Trash specification, version 0.1
alexl at redhat.com
Mon Aug 30 14:47:57 EEST 2004
On Mon, 2004-08-30 at 12:20, Dave Cridland wrote:
> On Sun Aug 29 23:42:33 2004, Mikhail Ramendik wrote:
> > The Trash specification, version 0.1, is available here:
> > http://www.ramendik.ru/docs/trashspec.html
> Things I'd like to see:
> A) One of:
> 1) Expansion space in the info files. So extra lines in the info file
> MUST be ignored unless defined by a future specification.
> 2) I'm a little concerned by just how simple the info file format is.
> Although a more complex file format wouldn't help the first two
> lines, I'm more concerned by what might happen if we need to extend
> this format. (No, I can't think of a reason why we'd need to
> *yet*...) Given we have a standardish file format already, what's the
> problem with using something similar to the Desktop file format?
> Agreed, there'd be a slight performance hit when reading or writing
> the info files, but it gains us extensibility easily.
An interesting issue is filenames with newlines in them.
> C) What gets written first? The info file or the actual trash file?
> (I think the trash file, since that may simply be renamed into
> position. Then the info file, so that if we run out of disk space, we
> can gracefully continue. Some operating systems apparently flag a
> device full error as a fatal error while deleting files. This is
> embarrassingly stupid.)
Not only does does one has to be written first. We need to protect from
races by doing an atomic create with the O_EXCL on the file in info
first, before writing anything in files.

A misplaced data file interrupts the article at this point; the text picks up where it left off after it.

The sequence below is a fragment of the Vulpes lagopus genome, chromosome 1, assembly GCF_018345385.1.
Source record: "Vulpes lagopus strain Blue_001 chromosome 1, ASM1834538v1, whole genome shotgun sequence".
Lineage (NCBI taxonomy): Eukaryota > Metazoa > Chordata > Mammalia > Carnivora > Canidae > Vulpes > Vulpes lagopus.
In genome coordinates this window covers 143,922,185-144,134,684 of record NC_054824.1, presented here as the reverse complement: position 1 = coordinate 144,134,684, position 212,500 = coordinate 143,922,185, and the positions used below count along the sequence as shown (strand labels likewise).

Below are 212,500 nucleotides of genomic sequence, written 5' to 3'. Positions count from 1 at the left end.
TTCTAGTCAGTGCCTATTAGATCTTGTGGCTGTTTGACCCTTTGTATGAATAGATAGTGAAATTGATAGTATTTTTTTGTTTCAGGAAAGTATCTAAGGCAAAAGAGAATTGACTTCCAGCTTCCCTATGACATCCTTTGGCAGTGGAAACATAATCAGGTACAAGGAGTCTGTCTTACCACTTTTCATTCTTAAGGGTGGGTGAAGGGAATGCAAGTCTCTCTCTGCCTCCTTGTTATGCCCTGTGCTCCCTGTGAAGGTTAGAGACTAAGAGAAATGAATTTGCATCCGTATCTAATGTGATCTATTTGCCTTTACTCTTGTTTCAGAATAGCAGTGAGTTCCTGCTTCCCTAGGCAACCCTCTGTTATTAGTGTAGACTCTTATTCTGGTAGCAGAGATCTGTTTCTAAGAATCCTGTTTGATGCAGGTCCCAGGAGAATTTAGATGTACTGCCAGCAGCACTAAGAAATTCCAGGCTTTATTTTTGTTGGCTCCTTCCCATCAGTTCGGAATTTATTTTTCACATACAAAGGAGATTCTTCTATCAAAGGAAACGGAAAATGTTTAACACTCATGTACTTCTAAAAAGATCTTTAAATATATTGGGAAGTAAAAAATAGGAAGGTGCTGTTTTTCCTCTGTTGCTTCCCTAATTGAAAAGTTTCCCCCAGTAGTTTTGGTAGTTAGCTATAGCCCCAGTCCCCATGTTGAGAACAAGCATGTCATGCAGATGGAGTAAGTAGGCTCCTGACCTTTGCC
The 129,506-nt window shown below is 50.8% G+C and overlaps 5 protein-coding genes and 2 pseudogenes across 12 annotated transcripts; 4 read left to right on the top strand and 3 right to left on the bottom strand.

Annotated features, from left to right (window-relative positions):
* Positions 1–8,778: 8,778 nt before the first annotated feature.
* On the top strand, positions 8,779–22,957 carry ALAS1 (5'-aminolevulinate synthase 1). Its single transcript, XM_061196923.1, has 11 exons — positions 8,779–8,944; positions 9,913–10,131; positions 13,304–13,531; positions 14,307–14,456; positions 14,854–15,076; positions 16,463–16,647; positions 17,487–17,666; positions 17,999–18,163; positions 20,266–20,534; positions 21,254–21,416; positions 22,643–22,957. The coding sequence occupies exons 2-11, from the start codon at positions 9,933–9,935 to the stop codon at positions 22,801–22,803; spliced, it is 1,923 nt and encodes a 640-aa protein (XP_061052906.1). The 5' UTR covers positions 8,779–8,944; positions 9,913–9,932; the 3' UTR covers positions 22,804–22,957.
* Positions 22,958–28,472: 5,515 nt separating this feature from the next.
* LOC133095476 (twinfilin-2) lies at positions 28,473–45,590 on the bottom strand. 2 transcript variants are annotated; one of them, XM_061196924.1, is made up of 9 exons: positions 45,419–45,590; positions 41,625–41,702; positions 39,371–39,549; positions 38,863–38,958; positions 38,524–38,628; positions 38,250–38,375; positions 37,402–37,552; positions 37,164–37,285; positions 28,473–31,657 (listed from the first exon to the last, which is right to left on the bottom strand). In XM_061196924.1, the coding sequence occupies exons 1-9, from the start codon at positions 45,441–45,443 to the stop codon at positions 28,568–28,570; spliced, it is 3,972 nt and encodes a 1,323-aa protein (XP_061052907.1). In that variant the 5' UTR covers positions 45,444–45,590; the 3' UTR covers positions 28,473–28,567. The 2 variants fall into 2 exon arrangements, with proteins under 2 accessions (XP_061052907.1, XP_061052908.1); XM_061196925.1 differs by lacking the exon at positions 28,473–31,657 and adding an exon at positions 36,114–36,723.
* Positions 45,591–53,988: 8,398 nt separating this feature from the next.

> D) Rather than ISO8601, can we use RFC3339 instead? It's the same
> thing, but the specification is simpler and cut-down. Moreover, I
> believe that ISO8601 isn't a freely available specification, is quite
> large, and thus there's a greater chance of misinterpretation. (Not
> that I think anyone is likely to write a date in there as
> "2004272T111027.22467Z" - I believe a valid ISO date time, but it's
> worth specifying that explicitly.)
Even rfc3339 is way to complicated than the YYYYMMMDD:HHMM or whatever
that was initially mentioned. All this complication is way unnecessary,
since this is all machine parsed anyway. I see little or no reason for
not just using an epoch number for the time, anything else will just
result in thousands of lines of wasted parsing code to convert the
string date to the internal representation which is likely an epoch.
> E) What happens when you delete a file /home/me/foo, then create a
> new one, then undelete the first?
Undelete fails, in implementation-defined ways. (I.E. this is outside
the scope of the spec).
> F) Some suggestions for deriving a filename which is unlikely, or
> impossible, to clash would be nice. (Or at least some suggestion that
> this is needed.)
Yes. What was mentioned in the thread was to first use the real
filename, then use whatever duplicating system used already on the
desktop system in question (such as adding " (copy $n)", or ".$n" to the
Alexander Larsson Red Hat, Inc
alexl at redhat.com alla at lysator.liu.se
He's an obese small-town barbarian from a doomed world. She's a high-kicking
red-headed doctor in the wrong place at the wrong time. They fight crime!
More information about the xdg